"If you have some sort of integration middleware, you are already a step ahead," says Steve Craggs, president of Saint Consulting and vice chairman of the Integration Consortium, a non-profit organization that aims to influence the integration industry.

Who, what, when and where
The basic SOA toolkit, according to Craggs, starts with the registry or services repository. This is where the reusable services and the accompanying metadata describing when, where and how to use the service are stored. UDDI (universal description, discovery and integration) is the accepted industry standard for services registries.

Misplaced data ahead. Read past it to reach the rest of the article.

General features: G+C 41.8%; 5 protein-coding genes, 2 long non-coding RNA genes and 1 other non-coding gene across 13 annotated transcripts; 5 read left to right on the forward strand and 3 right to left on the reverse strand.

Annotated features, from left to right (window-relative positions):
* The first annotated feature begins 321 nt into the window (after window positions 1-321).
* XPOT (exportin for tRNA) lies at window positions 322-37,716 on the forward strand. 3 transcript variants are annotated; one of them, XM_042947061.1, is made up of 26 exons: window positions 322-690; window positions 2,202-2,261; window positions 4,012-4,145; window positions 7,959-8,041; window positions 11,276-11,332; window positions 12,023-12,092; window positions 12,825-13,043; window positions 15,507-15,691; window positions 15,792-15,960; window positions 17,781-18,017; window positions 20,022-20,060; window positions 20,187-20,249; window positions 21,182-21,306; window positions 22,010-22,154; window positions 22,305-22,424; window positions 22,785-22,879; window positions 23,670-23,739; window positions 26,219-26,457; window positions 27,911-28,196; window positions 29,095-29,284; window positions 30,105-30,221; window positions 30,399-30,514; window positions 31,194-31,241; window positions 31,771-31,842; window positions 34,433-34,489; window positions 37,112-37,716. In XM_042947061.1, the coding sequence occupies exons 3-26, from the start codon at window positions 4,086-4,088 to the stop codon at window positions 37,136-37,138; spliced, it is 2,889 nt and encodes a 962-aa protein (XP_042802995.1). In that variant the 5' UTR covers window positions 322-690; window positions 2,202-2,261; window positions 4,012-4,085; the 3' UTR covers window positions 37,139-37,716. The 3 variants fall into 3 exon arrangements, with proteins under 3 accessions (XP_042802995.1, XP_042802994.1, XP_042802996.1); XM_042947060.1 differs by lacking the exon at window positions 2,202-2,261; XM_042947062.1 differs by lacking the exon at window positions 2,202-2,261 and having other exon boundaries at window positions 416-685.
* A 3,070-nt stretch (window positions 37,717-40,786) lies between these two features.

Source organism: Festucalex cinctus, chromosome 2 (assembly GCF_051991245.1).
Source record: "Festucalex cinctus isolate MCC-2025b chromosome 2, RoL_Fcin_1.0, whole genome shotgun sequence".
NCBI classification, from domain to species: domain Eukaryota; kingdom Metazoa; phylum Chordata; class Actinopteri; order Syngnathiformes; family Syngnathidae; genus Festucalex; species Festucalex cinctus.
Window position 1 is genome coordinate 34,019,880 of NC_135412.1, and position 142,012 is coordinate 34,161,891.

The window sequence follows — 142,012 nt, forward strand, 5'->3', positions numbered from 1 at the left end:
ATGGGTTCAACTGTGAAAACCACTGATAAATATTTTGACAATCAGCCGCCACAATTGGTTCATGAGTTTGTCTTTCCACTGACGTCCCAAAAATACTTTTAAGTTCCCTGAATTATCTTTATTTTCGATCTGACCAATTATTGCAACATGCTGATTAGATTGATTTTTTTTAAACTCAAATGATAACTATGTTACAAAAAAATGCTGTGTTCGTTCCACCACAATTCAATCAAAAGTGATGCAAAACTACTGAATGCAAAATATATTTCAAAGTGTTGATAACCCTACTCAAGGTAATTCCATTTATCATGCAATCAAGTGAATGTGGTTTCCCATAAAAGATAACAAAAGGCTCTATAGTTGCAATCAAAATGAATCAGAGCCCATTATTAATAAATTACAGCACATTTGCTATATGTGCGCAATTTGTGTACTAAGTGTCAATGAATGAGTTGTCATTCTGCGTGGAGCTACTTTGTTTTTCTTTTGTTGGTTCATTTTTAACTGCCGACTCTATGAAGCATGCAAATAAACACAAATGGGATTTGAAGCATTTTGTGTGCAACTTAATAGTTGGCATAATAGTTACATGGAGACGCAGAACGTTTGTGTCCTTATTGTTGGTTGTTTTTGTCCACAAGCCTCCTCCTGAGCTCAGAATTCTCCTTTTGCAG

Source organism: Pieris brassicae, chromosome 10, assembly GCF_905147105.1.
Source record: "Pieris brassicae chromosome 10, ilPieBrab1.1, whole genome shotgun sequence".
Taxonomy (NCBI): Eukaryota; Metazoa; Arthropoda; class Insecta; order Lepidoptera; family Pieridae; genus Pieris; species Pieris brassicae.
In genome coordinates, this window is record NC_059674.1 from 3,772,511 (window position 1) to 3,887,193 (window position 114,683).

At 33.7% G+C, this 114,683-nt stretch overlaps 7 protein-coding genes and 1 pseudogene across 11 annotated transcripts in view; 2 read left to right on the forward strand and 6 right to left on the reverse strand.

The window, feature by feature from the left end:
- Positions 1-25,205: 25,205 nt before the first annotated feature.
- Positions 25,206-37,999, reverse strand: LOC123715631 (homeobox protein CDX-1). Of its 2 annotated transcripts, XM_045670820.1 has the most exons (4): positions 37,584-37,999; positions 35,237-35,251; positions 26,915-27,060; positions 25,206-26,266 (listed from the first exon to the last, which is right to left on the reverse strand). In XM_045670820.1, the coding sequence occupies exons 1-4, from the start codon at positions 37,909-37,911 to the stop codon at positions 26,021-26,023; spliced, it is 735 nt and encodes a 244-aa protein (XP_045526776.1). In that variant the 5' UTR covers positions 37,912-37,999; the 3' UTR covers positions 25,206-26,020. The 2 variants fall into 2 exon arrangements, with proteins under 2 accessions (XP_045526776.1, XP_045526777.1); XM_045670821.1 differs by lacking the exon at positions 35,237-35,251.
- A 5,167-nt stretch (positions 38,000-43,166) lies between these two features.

Infravio and Systinet are the most visible registry tool providers. These vendors enhance the core UDDI standard with a variety of features that make it easy for developers to find services and figure out how they should be used. They also pack the registry with additional information about service contracts and business policies.

Although Craggs puts the registry first, it's only needed if the intent is to reuse services. Liu's client, for example, does not intend to reuse the integration services he is building because it's a one-time effort.

An org may create a homegrown repository using something as simple as Microsoft Excel or a commercial configuration management system, says David Butler, VP of product strategy at Systinet. The result will not be a UDDIcompatible directory, "but it will work at the early stage of an SOA effort if you don't care to be 100-percent standardscompliant," he points out. You also don't need a registry if you only build a handful of services, he adds.